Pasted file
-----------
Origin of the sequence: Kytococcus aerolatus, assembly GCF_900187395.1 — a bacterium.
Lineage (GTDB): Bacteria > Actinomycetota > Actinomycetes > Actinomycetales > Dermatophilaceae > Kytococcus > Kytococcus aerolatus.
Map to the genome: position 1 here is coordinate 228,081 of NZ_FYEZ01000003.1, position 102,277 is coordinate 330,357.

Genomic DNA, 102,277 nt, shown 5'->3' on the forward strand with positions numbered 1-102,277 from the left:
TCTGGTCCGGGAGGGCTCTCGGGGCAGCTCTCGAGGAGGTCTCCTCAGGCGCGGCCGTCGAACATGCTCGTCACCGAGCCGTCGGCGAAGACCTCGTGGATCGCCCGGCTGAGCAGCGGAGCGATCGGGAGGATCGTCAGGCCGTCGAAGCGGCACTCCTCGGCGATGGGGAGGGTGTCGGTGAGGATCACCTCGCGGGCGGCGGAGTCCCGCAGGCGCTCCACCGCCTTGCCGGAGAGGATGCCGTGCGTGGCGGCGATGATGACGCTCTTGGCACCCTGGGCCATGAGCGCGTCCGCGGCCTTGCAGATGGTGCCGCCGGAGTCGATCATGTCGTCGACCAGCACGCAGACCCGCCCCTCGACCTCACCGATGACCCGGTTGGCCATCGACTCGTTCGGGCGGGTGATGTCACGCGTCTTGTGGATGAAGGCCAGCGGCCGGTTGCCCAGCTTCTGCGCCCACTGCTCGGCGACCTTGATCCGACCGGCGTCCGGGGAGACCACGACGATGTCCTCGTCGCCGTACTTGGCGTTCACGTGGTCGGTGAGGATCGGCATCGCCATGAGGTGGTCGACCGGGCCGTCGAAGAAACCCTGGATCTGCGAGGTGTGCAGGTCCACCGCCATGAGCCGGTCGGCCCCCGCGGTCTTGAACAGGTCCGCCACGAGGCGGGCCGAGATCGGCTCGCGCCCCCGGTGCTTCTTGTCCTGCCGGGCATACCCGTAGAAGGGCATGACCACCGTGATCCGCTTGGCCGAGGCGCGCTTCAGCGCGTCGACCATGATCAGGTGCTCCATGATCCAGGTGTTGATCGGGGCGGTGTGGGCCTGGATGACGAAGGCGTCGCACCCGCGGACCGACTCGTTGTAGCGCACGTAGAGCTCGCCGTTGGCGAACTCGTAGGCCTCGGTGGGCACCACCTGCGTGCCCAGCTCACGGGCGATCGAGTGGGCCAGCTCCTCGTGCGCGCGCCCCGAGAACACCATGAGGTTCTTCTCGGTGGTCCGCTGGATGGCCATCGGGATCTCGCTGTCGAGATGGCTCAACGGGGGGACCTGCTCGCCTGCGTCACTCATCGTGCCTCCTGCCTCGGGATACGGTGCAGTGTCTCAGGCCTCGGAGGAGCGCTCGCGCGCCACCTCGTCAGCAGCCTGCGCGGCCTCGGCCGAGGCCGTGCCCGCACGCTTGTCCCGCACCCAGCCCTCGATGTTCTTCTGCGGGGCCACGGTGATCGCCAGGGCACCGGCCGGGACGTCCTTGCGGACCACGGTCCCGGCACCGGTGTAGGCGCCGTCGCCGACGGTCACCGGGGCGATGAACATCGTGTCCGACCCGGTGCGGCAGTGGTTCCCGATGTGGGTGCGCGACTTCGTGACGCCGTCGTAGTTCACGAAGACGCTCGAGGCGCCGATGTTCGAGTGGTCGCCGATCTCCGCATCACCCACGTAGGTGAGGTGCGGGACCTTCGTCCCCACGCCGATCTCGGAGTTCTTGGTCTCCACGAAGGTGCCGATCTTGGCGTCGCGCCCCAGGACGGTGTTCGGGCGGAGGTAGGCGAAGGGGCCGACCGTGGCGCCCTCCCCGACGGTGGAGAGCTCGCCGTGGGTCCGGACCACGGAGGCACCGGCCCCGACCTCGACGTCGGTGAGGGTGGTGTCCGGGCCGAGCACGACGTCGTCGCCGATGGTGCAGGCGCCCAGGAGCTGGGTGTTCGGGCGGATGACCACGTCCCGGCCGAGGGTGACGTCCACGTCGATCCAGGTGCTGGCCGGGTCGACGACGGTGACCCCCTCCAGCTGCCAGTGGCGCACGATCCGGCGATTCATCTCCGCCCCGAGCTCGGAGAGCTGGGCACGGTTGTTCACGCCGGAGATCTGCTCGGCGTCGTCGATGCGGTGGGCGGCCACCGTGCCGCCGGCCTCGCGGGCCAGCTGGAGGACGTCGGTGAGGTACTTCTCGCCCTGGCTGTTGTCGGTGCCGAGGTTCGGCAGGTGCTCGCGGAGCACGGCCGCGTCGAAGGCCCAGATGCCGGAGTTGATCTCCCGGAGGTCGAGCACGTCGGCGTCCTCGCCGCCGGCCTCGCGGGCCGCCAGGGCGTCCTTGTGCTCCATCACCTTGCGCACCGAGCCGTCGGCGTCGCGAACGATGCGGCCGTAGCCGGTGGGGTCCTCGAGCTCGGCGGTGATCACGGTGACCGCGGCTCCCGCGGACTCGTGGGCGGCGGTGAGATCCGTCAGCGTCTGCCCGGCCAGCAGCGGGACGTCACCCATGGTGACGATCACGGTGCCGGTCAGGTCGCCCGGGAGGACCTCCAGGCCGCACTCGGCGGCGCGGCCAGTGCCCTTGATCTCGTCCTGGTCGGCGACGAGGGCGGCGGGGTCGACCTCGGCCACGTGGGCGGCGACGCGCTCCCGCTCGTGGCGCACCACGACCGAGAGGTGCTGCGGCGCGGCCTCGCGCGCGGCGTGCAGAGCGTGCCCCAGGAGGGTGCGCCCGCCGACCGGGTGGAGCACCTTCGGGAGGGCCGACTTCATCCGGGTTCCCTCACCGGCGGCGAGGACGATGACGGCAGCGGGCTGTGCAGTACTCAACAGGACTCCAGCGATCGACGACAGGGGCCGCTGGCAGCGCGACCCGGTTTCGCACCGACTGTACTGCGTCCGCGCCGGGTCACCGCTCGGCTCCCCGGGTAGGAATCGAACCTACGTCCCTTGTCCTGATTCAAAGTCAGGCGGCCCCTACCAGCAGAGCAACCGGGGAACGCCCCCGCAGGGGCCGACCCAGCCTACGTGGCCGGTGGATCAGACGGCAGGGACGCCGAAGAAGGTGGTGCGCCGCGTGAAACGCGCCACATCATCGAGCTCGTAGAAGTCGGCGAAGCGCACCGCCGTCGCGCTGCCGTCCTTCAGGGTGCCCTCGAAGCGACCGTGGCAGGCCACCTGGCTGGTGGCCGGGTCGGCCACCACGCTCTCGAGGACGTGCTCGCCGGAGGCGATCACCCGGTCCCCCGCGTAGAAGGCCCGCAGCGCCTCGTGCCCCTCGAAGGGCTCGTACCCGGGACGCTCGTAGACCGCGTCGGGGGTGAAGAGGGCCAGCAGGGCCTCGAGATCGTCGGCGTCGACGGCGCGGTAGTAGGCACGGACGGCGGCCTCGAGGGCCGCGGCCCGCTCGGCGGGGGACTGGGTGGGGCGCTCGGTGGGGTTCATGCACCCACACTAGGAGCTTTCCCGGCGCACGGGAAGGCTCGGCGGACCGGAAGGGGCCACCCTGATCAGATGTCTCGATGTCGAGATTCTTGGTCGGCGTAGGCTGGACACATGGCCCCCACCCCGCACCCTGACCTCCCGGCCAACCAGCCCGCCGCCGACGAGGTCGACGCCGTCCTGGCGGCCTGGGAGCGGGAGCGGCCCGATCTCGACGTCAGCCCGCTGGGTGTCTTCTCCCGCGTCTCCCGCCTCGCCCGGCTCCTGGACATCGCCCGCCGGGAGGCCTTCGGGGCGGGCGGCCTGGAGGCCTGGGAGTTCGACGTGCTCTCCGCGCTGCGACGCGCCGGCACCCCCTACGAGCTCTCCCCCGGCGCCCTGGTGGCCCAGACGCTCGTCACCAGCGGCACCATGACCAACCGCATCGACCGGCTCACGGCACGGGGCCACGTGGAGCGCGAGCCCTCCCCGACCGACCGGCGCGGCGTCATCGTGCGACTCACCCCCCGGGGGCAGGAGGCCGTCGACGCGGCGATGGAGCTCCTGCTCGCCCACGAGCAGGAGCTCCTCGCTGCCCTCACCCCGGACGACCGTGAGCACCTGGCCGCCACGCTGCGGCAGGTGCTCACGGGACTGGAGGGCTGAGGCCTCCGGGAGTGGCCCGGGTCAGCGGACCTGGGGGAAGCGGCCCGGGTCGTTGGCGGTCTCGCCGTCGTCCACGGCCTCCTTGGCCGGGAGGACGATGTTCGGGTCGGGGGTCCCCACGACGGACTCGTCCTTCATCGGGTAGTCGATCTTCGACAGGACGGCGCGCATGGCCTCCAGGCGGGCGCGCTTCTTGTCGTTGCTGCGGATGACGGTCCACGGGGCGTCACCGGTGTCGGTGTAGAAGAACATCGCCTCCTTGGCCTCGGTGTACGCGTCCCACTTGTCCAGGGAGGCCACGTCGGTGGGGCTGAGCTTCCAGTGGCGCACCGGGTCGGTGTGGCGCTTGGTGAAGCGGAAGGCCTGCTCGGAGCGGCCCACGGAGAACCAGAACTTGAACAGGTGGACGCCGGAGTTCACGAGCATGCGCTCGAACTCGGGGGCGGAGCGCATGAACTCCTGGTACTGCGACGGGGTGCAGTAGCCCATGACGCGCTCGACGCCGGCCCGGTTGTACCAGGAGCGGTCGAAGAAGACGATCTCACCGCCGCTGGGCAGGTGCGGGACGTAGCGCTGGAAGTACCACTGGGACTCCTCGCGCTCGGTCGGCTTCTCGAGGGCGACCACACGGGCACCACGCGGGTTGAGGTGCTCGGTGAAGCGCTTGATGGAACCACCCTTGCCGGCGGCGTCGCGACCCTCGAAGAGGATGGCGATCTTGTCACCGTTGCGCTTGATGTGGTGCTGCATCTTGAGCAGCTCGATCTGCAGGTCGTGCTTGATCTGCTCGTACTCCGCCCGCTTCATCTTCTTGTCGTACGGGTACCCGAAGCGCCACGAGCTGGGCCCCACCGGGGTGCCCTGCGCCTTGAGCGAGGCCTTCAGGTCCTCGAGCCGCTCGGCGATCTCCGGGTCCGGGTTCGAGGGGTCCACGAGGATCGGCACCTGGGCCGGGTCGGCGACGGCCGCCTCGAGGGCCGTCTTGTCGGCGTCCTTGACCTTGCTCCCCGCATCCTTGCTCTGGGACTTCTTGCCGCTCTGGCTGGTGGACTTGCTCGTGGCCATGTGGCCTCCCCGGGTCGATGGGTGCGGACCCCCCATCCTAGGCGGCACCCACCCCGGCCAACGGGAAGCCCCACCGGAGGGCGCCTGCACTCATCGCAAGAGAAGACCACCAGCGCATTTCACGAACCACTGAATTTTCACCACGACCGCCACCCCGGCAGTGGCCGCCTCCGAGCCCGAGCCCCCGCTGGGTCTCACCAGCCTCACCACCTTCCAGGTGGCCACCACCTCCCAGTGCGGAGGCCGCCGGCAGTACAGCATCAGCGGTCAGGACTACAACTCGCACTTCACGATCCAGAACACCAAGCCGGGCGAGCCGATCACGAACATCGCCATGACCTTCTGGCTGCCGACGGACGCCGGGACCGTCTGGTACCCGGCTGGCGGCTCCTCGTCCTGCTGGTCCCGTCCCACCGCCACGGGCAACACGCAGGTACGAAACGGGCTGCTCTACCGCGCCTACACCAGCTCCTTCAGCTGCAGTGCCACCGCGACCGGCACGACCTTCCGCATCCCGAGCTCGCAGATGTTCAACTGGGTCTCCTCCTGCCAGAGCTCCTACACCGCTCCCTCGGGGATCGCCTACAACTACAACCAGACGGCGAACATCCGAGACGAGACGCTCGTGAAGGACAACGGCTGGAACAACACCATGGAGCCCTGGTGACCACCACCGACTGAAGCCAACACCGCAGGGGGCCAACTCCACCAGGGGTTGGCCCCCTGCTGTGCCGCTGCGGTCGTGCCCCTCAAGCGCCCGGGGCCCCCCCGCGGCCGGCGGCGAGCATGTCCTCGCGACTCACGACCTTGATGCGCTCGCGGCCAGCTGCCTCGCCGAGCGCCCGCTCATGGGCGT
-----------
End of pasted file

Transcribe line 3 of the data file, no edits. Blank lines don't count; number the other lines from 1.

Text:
Map to the genome: position 1 here is coordinate 228,081 of NZ_FYEZ01000003.1, position 102,277 is coordinate 330,357.